There's a new report out today on religion in British public life and for Christians, the facts it lays out about declining religious practice make uncomfortable reading. But facts they are – and Christian faith is not about evading harsh realities. Quite the opposite.
The statistics show that 'Christendom' is over. I am one of the last generation brought up within it. In the Scottish village where I grew up in the 1970s and 80s, "Church of Scotland" is what nearly everyone wrote on their admission form at hospital, whether or not they had been inside a church since their (infant) baptism. Those days are gone now, and there is no point in hankering after them. As Christians, we must accept that God is doing something new.
For, as the report recognises, there are signs of growth within some parts of the Church – and other research highlights church planting and immigration as key drivers of renewal. I have been fortunate to spend 17 years working in East London churches where Christendom is long over, but renewal is real and visible. The Centre for Theology and Community (CTC) is about to publish some exciting new research into church planting and church growth in the East End. It shows, among other things, that growth is happening in many different theological and liturgical traditions, and that acting with others for the common good is a friend to such growth, not a rival for our energy as Christians.
The link between social action and church growth is important, for the report tells the story of a Church which still makes a disproportionate contribution to the common good through works of mercy and action for social justice. It urges funders not to discriminate against faith groups when they are the best providers of a public good, and are willing to do it without pressuring users to convert. (Theos and CTC have just produced a timely guide for local churches which will help them navigate these issues.)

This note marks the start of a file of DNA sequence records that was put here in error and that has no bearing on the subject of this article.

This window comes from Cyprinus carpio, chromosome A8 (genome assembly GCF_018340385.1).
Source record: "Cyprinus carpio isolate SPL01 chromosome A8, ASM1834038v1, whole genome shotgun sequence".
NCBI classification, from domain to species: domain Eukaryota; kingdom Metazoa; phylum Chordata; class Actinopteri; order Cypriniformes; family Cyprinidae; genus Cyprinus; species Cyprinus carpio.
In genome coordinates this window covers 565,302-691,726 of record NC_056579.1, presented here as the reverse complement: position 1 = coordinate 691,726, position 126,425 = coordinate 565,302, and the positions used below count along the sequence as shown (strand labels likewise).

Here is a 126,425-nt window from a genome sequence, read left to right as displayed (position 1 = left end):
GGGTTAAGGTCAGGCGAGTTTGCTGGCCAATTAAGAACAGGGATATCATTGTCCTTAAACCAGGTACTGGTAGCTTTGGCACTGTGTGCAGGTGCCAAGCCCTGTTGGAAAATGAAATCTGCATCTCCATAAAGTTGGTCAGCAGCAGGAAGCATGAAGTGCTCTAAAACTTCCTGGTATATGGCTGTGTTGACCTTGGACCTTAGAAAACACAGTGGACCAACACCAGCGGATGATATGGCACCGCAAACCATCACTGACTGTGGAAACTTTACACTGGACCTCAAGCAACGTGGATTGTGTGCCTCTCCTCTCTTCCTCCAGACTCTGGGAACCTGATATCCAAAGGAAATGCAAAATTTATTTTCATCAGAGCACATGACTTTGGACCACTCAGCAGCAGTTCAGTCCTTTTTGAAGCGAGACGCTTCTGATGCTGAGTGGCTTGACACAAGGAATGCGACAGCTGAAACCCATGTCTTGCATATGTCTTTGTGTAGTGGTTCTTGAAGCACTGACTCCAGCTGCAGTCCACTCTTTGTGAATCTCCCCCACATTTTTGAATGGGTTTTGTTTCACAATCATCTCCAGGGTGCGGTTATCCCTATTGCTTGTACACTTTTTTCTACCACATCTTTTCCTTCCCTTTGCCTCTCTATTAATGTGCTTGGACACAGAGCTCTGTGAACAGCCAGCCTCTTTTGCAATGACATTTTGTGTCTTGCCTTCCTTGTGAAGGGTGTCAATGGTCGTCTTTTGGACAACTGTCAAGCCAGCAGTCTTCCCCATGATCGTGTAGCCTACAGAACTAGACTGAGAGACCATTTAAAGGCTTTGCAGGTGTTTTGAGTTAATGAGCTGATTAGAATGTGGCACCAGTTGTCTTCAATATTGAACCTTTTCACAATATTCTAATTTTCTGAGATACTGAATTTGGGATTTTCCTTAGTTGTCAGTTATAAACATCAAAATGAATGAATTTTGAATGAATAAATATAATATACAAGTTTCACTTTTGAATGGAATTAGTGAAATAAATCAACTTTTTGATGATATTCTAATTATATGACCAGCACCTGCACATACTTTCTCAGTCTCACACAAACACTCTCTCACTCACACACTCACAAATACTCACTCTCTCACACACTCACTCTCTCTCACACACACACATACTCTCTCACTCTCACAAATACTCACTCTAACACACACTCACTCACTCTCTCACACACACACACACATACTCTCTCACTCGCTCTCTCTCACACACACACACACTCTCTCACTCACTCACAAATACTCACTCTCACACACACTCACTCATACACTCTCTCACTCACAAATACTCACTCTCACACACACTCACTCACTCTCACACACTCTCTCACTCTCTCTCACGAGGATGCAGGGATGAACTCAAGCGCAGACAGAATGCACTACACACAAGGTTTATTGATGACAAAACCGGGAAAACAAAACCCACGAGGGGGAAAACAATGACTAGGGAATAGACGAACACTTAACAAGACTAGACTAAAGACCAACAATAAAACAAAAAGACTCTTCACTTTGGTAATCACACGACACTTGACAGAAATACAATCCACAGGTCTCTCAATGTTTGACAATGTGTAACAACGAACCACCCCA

If Christendom is over, it is counter-productive for Christians to cling on to its trappings. The report makes a number of recommendations on education. We affirm the role of religion and belief in the formation of young people, but urge an end to the (much-ignored) anachronism of compulsory collective worship in non-religious State schools. We also call on faith schools to reduce selection by religion where it is possible to do this without diluting their distinctive ethos.
The reality must be faced: nominal Christianity is in decline, and this may be no bad thing. For the report also highlights the role of faith in challenging the status quo. It has played that role in British public life historically, often through characters at odds with the establishment such as the Wesley brothers, Catherine and William Booth and the Clapham Sect. In our own time, it is playing that role with a new intensity – through the work of churches in Citizens UK, fighting for a Living Wage, a cap on payday lending, and hospitality to refugees. We may have fewer nominal adherents, but there is plenty of evidence the Spirit is at work forming new disciples – those who seek the welfare of the earthly city, even as they best witness to their eternal hope.
Canon Dr Angus Ritchie is executive director of the Centre for Theology and Community.